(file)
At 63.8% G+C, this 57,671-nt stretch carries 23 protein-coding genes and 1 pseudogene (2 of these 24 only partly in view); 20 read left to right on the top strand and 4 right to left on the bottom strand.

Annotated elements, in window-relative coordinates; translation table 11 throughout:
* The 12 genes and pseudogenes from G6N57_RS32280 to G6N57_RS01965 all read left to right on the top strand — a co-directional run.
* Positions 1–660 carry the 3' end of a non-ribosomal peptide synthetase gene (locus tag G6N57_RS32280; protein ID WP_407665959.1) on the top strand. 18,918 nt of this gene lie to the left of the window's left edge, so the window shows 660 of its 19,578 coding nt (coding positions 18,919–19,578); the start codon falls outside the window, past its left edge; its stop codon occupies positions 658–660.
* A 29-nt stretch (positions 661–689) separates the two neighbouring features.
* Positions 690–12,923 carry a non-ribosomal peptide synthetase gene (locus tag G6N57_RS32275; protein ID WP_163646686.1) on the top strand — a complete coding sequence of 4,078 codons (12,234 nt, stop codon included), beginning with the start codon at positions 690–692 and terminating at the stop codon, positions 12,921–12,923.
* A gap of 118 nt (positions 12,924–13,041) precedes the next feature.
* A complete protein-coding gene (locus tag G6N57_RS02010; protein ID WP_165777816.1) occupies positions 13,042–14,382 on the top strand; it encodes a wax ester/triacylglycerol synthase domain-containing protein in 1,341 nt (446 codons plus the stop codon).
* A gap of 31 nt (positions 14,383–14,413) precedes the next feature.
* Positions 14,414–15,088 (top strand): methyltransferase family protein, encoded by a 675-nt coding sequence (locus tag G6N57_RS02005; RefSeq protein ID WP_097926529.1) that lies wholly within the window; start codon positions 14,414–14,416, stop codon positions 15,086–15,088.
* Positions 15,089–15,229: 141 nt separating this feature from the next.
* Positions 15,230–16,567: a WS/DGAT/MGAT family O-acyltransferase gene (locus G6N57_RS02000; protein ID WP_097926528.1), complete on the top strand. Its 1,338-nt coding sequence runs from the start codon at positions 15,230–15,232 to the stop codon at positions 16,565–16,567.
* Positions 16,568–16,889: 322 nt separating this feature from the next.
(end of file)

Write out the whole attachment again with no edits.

At 63.8% G+C, this 57,671-nt stretch carries 23 protein-coding genes and 1 pseudogene (2 of these 24 only partly in view); 20 read left to right on the top strand and 4 right to left on the bottom strand.

Annotated elements, in window-relative coordinates; translation table 11 throughout:
* The 12 genes and pseudogenes from G6N57_RS32280 to G6N57_RS01965 all read left to right on the top strand — a co-directional run.
* Positions 1–660 carry the 3' end of a non-ribosomal peptide synthetase gene (locus tag G6N57_RS32280; protein ID WP_407665959.1) on the top strand. 18,918 nt of this gene lie to the left of the window's left edge, so the window shows 660 of its 19,578 coding nt (coding positions 18,919–19,578); the start codon falls outside the window, past its left edge; its stop codon occupies positions 658–660.
* A 29-nt stretch (positions 661–689) separates the two neighbouring features.
* Positions 690–12,923 carry a non-ribosomal peptide synthetase gene (locus tag G6N57_RS32275; protein ID WP_163646686.1) on the top strand — a complete coding sequence of 4,078 codons (12,234 nt, stop codon included), beginning with the start codon at positions 690–692 and terminating at the stop codon, positions 12,921–12,923.
* A gap of 118 nt (positions 12,924–13,041) precedes the next feature.
* A complete protein-coding gene (locus tag G6N57_RS02010; protein ID WP_165777816.1) occupies positions 13,042–14,382 on the top strand; it encodes a wax ester/triacylglycerol synthase domain-containing protein in 1,341 nt (446 codons plus the stop codon).
* A gap of 31 nt (positions 14,383–14,413) precedes the next feature.
* Positions 14,414–15,088 (top strand): methyltransferase family protein, encoded by a 675-nt coding sequence (locus tag G6N57_RS02005; RefSeq protein ID WP_097926529.1) that lies wholly within the window; start codon positions 14,414–14,416, stop codon positions 15,086–15,088.
* Positions 15,089–15,229: 141 nt separating this feature from the next.
* Positions 15,230–16,567: a WS/DGAT/MGAT family O-acyltransferase gene (locus G6N57_RS02000; protein ID WP_097926528.1), complete on the top strand. Its 1,338-nt coding sequence runs from the start codon at positions 15,230–15,232 to the stop codon at positions 16,565–16,567.
* Positions 16,568–16,889: 322 nt separating this feature from the next.